The violence of mothering starts early for those who gestate children in their bodies.
“If anyone else treated me this way, I’d call the police,” I said to my six-year-old one weary spring day.
She had kicked me, scratched me deeply enough to draw blood, and bitten me hard.
The violence wasn’t anything new. Other days she hit, screamed and yelled, and fell on the floor. She often did this in front of my in-laws, who were living with us during my husband’s extended hospitalization for cancer treatment, which wasn’t going well. Parenting under siege and in front of an audience made me wish I could run away or call the police.
My daughter has always been intense, with what her counselor called “big feelings.” She threw tantrums hard as a toddler, but we thought she’d outgrown it. Now it was back, with a vicious edge.
Ignore her acting out, the therapist said. Be patient with her and praise her when she doesn’t hit. Giving attention to the undesirable behavior will only feed it. In theory, this advice made sense. In practice, it hurt like hell and bright bruises bloomed on my shins.
My small girl had plenty of reasons to be angry. Her dad had been in the hospital, unable to visit with her or her older sister for more than three months. He was so out of it they couldn’t even talk on the phone. He was just gone. I knew, though she didn’t, that if and when she got to see him again, he would be almost unrecognizable in the wake of a stem cell transplant plagued by extreme complications. I couldn’t even reassure her that Daddy would be okay because I didn’t think he would be.
When she was five, he coached her soccer team. When she was six, he disappeared into a world of incomprehensible illness. All our careful, curated metaphors — cancer is like weeds in a garden! — were of no help to her. And so she hit me, bit me, and kicked me.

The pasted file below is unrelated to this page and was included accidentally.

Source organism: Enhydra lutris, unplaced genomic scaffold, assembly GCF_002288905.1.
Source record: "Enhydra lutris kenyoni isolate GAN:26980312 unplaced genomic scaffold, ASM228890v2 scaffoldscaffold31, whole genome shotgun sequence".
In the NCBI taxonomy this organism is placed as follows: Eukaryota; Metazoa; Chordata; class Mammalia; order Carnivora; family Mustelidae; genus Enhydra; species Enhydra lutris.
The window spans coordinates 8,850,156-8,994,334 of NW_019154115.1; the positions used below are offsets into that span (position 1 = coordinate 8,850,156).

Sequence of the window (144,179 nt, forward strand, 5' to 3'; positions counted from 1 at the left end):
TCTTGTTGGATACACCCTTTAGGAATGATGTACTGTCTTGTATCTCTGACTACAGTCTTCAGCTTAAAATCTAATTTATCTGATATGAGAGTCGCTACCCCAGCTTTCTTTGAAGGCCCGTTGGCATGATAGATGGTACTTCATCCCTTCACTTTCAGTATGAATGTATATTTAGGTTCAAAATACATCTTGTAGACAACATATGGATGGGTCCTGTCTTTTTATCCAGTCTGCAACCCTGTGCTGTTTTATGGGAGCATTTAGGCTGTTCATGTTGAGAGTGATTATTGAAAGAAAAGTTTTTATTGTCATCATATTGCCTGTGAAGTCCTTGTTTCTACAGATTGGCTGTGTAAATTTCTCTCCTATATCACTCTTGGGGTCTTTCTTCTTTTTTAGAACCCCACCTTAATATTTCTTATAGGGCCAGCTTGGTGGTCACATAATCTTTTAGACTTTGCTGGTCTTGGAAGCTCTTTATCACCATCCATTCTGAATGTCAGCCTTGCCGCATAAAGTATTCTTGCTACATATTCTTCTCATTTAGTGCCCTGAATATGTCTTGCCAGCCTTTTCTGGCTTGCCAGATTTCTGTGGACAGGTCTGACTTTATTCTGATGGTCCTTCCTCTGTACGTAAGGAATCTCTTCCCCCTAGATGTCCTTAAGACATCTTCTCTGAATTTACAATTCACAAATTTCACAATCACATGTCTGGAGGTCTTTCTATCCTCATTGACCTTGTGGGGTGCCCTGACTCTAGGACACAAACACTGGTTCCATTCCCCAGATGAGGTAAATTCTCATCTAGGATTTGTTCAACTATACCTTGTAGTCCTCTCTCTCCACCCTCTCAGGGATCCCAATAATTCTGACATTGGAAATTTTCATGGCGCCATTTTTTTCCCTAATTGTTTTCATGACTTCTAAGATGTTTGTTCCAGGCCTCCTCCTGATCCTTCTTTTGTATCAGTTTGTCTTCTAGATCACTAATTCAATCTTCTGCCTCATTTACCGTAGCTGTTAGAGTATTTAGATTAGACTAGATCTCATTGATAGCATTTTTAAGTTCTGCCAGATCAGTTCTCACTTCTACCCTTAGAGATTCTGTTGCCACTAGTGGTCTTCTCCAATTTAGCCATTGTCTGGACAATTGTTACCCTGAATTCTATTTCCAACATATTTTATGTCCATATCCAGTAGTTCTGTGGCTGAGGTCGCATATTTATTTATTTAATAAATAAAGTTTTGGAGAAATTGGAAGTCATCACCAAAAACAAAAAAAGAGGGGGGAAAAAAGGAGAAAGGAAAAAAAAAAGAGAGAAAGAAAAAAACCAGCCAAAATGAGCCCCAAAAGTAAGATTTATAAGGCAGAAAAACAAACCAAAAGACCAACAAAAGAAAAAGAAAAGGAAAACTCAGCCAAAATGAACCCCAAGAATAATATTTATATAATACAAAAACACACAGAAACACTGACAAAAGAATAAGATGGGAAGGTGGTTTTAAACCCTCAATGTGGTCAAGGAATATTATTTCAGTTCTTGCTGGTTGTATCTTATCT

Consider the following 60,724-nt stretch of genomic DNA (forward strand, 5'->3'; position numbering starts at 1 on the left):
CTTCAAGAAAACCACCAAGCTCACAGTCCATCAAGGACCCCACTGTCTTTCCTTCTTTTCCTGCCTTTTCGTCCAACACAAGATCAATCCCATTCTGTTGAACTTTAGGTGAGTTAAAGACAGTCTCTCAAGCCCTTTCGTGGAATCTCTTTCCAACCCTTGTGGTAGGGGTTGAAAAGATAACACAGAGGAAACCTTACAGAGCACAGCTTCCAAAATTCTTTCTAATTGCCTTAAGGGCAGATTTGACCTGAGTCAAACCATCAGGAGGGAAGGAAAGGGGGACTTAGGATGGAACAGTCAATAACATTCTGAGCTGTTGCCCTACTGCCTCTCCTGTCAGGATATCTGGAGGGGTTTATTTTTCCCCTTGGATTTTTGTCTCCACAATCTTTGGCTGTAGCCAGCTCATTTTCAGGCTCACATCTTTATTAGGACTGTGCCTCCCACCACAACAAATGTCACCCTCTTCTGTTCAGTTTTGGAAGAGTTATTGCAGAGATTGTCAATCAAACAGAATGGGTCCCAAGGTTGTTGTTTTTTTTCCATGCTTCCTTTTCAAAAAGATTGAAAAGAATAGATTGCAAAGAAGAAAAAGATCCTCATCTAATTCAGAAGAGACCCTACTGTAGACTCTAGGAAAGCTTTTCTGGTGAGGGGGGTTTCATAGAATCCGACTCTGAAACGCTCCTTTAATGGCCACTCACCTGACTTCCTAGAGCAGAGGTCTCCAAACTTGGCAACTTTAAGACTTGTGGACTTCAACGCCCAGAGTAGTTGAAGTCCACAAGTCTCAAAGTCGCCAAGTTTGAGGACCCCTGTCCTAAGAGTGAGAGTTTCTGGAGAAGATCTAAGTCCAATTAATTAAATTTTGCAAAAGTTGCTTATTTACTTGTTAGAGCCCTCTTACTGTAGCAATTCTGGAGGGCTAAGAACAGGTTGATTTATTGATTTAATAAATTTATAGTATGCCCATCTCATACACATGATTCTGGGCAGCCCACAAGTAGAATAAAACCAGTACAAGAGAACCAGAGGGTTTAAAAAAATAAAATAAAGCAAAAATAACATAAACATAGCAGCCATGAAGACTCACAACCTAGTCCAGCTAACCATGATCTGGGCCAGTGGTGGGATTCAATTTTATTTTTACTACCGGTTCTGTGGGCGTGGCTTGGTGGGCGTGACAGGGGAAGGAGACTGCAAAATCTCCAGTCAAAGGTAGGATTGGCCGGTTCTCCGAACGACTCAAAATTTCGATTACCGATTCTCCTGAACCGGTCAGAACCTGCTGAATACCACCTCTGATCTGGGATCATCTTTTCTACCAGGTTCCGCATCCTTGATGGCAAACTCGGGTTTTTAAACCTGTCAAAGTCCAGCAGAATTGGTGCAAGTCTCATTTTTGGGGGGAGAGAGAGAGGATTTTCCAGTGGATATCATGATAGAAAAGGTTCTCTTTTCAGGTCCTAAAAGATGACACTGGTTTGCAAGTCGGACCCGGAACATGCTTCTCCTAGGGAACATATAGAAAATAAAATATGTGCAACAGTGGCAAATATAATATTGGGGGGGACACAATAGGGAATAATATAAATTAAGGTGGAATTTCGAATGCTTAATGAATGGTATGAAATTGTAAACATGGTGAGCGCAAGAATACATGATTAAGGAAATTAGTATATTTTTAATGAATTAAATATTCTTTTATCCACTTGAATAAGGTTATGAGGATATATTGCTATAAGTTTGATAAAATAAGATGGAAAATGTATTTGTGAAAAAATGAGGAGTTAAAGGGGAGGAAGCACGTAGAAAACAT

I knew she was testing to see whether I, too, would disappear. I didn’t. I stayed. I told her over and over that I loved her. And I didn’t hit back, which was maybe the hardest thing of all.
I was angry too, but I didn’t have anyone to kick or hit. I tried hitting a pillow. I tried screaming in the car. I told my therapist, “I feel like I’m in an abusive relationship with my six-year-old.” She nodded sagely.
But this is not an abuse story. I lay no claim to have endured anything worse than millions of other women, mothers, or children. I have not been shot by my child, as Nancy Lanza was; my mother was nothing like Andrea Yates; I have never committed physical violence against my kids.
This is, instead, a story of the quiet, intrinsic savagery embedded in even the most normal (whatever that means) experience of motherhood. From the beginning, mothering and being mothered are both brutal. Soft-focus, gauzy Mother’s Day sentiments embellished with curly fonts, doting mommies, and cherubic children obscure the atavistic, primitive truth of a relationship born of — dependent on — blood and pain.
The violence of mothering starts early for those who gestate children in their bodies. The relationship with the fetus who becomes the baby who becomes the kid who hits you starts with a kick — the first communication. Once it was called “the quickening,” the ancient sign of a viable pregnancy, the knowledge that there’s a person growing in there.
In the third trimester, would-be mothers these days graduate to kick counts. I remember lying on the couch (the nurse advised me to drink orange juice first; the sugar would pep the fetus up), my abdomen slumped by my side, timing how long it took to get to ten internal blows.
I’ve never been so relieved to be kicked.
Being kicked is how I, and millions of other pregnant women, could tell the baby was okay. If the kicks slowed down, you should go in and get checked. The baby might have died, might be in trouble. All of us who are mothers probably know someone who felt the kicks slow, who got scared, whose baby died, whose womb was too peaceful. The fear of such a cataclysm made small blows not just tolerable but welcome.
These days we airbrush over the deep, wrenching force of bringing forth and nurturing new life. I’ve experienced the violence of motherhood both figuratively — the sharp break between my old life and the new, sleepless, unforgiving one — and literally — when my child lashes out at me.
I know a few mothers who bear scars left by their children. They can be as benign as stretch marks, as common as purple lines of C-section cuts, as intimate as the weird flap I had left by a poorly placed stitch on a perineal tear.
The scar I notice the most is one on the underside of my upper lip, mostly tucked away out of sight. I can feel it with my tongue, the thickened, curved bit of tissue beneath the tender lip skin. Biting it has become a nervous habit. My older daughter, then aged three, and I were playing on the bed, tumbling and laughing. She reared up as I bent down, and my tooth went through my lip. I drove myself to urgent care for stitches, holding an ice pack over my face on the freeway. Parenthood often means you drive yourself, no matter the pain. My husband stayed home with our daughter.